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  • Writer's pictureHyland Heights

Washing Feet

I was at a wedding over the weekend, and the couple chose to do something that I've seen many Christian couples practice during their wedding ceremonies--foot washing. It's a familiar ritual for many; maybe because you've seen others do it in different Christian circles and environments, or perhaps you've read the very famous example of foot washing (and coincidentally, the example the modern practice at weddings is based off of) in John 13.

As I meditate on the passage, I think there's some profound insight that is worth considering. In fact, Jesus' foot-washing carries significance far beyond mere wedding ceremonies or ritual practices within Christian circles. What Jesus does in John 13 sets the tone for how we carry ourselves each day, and offers a challenge for how we view and interact with people in the world around us.

It was just before the Passover Festival. Jesus knew that the hour had come for him to leave this world and go to the Father. Having loved his own who were in the world, he loved them to the end. The evening meal was in progress, and the devil had already prompted Judas, the son of Simon Iscariot, to betray Jesus. Jesus knew that the Father had put all things under his power, and that he had come from God and was returning to God; so he got up from the meal, took off his outer clothing, and wrapped a towel around his waist. After that, he poured water into a basin and began to wash his disciples’ feet, drying them with the towel that was wrapped around him.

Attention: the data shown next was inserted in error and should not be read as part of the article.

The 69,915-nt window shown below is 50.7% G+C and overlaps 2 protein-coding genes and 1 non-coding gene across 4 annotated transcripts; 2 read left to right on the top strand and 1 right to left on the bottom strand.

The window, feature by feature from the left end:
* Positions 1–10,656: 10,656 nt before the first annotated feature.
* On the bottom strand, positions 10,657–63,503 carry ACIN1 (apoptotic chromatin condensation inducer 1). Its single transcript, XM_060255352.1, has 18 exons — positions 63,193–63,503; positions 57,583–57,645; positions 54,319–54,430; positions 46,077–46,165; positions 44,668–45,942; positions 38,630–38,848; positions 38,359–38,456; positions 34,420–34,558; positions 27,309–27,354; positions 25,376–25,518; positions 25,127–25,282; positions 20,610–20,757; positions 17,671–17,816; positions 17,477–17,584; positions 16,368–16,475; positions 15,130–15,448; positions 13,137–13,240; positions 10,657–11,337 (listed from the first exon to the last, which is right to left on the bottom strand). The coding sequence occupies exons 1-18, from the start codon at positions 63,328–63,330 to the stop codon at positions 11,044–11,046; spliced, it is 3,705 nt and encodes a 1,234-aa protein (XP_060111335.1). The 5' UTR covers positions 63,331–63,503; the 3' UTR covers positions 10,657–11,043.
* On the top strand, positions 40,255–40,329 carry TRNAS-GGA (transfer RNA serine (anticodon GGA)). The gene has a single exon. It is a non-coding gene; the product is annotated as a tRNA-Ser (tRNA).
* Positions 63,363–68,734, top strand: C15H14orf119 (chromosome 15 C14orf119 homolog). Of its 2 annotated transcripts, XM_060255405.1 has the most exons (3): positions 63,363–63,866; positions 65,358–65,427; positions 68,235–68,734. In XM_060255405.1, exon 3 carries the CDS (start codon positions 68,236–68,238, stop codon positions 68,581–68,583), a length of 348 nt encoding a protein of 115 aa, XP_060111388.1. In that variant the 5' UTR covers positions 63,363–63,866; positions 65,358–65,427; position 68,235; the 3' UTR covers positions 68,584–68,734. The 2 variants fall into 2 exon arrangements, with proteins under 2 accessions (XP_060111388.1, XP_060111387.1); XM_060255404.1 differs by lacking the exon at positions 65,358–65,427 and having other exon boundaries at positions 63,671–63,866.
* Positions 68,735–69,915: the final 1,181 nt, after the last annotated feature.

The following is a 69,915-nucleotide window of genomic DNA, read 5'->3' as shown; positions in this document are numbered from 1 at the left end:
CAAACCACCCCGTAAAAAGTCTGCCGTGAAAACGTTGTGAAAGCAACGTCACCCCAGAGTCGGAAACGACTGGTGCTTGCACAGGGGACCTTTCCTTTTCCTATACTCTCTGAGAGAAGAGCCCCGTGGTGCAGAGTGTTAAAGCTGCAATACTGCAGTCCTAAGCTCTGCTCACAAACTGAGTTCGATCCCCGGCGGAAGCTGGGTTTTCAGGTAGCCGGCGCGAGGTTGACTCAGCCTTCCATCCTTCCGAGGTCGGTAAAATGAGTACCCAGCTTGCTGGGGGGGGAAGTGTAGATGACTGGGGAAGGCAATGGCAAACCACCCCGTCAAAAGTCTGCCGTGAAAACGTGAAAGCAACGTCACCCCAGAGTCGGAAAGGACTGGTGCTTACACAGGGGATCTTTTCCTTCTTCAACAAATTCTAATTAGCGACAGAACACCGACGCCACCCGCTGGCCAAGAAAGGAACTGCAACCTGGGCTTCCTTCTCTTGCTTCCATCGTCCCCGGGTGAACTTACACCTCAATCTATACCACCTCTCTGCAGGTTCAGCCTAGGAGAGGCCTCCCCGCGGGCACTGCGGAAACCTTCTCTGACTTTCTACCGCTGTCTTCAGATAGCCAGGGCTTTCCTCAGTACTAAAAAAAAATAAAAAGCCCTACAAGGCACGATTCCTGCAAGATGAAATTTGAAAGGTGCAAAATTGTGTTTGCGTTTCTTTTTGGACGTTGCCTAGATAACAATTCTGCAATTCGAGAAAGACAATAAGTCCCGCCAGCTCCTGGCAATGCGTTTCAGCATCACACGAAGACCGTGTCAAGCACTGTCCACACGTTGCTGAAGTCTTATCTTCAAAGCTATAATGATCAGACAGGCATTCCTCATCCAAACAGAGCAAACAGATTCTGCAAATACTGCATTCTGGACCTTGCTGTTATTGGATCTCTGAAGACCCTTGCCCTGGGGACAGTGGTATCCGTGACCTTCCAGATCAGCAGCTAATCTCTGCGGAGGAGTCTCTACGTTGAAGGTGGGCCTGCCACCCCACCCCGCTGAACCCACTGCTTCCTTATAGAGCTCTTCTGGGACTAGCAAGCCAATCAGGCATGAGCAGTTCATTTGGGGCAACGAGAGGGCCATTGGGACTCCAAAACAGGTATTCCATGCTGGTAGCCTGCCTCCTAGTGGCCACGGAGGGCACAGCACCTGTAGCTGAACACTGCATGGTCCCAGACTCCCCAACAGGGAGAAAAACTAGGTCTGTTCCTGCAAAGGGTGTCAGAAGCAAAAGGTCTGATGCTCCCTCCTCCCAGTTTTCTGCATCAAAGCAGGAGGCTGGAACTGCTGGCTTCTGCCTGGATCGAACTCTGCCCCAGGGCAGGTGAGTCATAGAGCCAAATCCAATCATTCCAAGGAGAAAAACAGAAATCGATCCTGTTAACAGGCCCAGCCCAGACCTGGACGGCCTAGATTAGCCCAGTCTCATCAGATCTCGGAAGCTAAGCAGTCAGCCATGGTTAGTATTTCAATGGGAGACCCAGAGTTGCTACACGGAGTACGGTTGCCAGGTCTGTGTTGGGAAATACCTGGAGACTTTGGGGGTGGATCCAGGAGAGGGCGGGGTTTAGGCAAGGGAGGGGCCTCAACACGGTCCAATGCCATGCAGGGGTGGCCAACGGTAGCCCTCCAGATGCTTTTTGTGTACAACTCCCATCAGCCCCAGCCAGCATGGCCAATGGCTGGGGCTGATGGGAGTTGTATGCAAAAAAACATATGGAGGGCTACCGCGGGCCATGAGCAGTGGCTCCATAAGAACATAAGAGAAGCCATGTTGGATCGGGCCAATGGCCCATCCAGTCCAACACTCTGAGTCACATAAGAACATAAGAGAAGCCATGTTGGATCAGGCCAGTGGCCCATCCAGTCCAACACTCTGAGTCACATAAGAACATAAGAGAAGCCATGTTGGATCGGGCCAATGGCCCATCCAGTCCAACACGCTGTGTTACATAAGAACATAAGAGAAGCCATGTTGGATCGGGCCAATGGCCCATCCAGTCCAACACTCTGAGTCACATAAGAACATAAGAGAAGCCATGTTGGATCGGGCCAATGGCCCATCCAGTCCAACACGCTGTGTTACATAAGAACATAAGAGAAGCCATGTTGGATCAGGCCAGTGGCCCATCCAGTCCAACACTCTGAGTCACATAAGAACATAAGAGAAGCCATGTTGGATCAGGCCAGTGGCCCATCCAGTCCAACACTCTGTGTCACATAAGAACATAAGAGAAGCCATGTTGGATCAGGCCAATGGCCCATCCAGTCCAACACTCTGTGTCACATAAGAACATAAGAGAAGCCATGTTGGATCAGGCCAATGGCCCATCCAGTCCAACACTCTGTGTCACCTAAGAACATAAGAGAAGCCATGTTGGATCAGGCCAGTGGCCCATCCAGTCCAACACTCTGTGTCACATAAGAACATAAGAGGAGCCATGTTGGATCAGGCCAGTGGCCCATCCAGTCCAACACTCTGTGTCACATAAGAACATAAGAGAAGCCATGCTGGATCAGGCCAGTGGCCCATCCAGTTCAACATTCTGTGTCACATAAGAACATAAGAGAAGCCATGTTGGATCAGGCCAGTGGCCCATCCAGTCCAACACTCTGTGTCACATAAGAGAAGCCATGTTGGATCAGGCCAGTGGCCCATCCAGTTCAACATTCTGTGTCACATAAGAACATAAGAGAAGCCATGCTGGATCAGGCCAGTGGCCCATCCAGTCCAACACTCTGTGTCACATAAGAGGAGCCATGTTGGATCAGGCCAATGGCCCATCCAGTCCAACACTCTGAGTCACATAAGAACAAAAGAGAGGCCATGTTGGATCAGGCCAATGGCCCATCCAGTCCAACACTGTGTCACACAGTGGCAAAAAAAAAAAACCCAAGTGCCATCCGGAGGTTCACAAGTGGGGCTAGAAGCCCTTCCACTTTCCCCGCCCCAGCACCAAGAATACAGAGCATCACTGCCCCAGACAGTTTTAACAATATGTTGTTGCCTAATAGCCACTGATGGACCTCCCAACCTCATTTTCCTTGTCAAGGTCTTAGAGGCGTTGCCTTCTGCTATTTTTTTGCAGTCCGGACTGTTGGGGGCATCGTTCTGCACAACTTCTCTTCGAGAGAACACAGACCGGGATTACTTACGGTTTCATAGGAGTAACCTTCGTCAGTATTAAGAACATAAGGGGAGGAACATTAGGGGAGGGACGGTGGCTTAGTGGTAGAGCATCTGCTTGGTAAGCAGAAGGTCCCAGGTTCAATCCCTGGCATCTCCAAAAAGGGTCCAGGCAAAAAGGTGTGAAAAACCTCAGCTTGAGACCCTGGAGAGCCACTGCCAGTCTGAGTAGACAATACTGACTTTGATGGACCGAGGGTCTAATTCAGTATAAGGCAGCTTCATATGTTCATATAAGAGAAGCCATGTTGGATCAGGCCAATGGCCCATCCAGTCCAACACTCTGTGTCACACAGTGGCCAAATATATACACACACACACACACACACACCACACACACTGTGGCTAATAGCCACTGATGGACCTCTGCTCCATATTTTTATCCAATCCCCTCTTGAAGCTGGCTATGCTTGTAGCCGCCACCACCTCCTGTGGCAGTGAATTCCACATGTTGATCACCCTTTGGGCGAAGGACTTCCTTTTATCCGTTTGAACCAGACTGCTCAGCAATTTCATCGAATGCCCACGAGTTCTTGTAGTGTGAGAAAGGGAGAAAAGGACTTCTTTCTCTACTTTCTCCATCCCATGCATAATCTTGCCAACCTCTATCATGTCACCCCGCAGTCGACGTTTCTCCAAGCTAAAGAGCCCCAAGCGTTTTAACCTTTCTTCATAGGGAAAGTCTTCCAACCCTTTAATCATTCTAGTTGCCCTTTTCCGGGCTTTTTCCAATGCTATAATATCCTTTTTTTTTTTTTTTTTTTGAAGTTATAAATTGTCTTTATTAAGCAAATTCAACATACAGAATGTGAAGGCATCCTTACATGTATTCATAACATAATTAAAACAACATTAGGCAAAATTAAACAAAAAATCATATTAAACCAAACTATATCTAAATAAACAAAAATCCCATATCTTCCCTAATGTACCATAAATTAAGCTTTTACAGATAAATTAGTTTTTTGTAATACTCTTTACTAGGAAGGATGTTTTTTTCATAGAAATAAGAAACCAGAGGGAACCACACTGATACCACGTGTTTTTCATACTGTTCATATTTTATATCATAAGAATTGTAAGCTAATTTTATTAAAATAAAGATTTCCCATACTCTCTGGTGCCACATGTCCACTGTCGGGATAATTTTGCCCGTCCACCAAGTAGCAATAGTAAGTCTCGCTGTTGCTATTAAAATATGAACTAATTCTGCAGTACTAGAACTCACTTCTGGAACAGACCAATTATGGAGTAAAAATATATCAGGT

Foot-washing was actually a pretty common occurrence in the first century. The people all wore sandals and the roads were pretty filthy, so your feet would get pretty gross as you walked around during the day. Especially when people were reclining at a low table (as they did at here at the Passover meal), they wanted to have their feet washed because they were very much in view during their meal. It's not all that strange that foot-washing took place in this moment. The real strangeness of this passage comes not from the practice, but who is practicing it. Foot-washing was the work of the lowliest servants in a household. Think about it! They have to get their hands really gross and touch people's feet (definitely not something I can do without a bit of a cringe!). So, when Jesus rose from the table and began to wash the feet of the disciples, the Lord was doing the work of the lowliest of servants.